Comment: Re:Maybe the Patent Office will notice (Score 1) 292

by robbak (#45659159) Attached to: JPMorgan Files Patent Application On 'Bitcoin Killer'

Applying for a patent is a negotiation process in which you throw out a bunch of claims looking to get the best deal you can. You start with Claim 1 being a claim on the sidereal universe and all it contains and work your way down to more specific stuff. Depending on the skill of those writing the patent you will get more or less of the invention you actually wanted.

As you can see in the application they have already dropped the first 154 claims in the original application.

And that is the main problem. When an inventor files a patent, it should be totally specific. If that patent is rejected, they should have two options: Argue that the patent as it stands is valid, involving the courts if necessary, or toss it out, and create a new, correct patent with a new effective date.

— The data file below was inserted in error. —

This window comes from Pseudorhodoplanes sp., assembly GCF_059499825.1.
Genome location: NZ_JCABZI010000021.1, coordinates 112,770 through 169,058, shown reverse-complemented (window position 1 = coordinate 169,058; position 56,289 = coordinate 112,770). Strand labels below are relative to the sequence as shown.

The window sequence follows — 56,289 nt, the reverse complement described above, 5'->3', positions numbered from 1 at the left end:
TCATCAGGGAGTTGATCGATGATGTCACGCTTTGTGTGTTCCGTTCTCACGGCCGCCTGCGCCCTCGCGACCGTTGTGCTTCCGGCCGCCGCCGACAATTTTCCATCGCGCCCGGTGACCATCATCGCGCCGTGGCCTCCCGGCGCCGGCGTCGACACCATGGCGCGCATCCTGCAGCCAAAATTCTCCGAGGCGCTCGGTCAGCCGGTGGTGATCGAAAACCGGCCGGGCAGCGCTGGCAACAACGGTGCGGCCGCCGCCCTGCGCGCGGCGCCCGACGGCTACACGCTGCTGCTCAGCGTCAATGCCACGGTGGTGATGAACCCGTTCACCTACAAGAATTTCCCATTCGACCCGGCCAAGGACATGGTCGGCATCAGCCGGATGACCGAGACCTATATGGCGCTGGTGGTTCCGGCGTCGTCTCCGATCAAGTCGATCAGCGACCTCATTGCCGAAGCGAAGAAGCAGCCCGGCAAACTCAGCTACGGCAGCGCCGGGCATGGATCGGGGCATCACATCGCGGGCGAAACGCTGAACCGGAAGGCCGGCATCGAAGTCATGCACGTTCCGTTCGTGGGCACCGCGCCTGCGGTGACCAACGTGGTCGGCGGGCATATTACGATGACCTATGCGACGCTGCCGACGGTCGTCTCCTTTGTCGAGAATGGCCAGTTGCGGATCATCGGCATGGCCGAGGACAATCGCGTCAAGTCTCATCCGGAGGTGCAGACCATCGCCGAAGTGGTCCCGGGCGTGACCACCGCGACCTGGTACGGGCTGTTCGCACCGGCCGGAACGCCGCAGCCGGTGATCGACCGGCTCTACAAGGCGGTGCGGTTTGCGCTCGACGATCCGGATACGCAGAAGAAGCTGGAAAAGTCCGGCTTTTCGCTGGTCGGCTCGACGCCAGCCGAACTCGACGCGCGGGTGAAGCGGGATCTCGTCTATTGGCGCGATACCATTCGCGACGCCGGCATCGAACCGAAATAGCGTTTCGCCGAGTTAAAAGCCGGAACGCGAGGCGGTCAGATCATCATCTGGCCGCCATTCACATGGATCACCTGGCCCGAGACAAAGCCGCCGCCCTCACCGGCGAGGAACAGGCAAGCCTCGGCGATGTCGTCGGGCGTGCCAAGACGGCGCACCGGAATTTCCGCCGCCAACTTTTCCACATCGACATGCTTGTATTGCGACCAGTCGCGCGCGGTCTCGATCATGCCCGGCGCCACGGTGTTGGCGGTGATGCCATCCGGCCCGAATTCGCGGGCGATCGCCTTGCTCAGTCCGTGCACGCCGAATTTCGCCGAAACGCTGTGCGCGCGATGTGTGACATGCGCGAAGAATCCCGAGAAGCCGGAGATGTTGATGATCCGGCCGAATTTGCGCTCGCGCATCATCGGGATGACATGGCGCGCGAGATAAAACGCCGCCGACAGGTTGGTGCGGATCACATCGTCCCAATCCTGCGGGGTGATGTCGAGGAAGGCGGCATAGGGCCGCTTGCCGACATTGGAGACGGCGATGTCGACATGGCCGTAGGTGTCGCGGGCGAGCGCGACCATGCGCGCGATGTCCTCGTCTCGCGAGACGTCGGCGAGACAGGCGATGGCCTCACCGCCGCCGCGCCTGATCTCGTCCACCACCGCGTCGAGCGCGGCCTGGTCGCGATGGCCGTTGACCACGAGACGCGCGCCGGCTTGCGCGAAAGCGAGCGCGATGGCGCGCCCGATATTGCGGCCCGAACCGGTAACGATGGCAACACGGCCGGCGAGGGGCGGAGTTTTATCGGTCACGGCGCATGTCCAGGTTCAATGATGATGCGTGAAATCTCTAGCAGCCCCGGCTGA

And if the way a patent is written could be read to cover some prior art, either before or after it is approved, then the patent is wrong and should be tossed, entirely, unless that prior art was explicitly listed in the 'prior art' section.

So this patent application should be the recipient of a junior-clerk's REJECTED stamp, because it doesn't explicitly list the Satoshi paper in it's applicable prior art section.

Comment: Petrodollars (Score 4, Interesting) 634

by robbak (#45130111) Attached to: China's State Press Calls For 'Building a De-Americanized World'

The US has gone to war a number of times (it is claimed) to prevent countries trading oil in currencies other than the Dollar. Some of those claims might border on conspiracy theories, but it remains that the tactics to keep oil trading based on the U.S. Dollar look remarkably like 'force'.